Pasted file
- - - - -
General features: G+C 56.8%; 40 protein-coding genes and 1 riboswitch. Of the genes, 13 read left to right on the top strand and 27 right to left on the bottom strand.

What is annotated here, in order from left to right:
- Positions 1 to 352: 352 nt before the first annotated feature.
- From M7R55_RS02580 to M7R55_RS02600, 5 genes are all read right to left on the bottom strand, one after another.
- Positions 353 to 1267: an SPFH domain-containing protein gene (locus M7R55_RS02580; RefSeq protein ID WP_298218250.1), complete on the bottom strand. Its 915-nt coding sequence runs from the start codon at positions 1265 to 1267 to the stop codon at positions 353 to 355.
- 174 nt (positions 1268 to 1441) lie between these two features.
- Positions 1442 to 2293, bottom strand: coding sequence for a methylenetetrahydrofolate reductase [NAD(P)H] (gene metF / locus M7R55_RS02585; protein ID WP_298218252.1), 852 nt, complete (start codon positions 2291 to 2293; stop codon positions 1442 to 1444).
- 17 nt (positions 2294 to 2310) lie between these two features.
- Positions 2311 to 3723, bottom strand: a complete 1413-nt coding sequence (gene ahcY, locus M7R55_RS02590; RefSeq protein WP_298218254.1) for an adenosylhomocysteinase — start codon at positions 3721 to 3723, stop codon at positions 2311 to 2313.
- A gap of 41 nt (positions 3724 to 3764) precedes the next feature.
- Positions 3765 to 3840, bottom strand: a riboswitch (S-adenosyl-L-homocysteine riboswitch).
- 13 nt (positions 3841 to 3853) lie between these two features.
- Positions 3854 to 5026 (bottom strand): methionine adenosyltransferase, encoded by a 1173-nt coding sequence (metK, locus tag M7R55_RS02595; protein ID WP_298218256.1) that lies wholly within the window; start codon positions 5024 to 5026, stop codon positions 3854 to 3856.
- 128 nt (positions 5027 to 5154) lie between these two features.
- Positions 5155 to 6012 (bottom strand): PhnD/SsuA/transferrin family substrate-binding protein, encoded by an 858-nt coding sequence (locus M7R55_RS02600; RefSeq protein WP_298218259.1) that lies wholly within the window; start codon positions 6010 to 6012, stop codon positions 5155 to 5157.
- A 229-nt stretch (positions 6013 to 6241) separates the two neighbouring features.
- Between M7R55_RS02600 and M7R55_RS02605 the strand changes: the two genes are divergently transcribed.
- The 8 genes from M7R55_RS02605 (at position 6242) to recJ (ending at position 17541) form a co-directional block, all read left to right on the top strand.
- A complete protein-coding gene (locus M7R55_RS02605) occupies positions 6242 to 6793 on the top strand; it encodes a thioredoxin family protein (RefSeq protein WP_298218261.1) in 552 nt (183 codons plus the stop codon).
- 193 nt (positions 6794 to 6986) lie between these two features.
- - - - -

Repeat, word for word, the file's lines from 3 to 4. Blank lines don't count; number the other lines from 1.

- Positions 1 to 352: 352 nt before the first annotated feature.
- From M7R55_RS02580 to M7R55_RS02600, 5 genes are all read right to left on the bottom strand, one after another.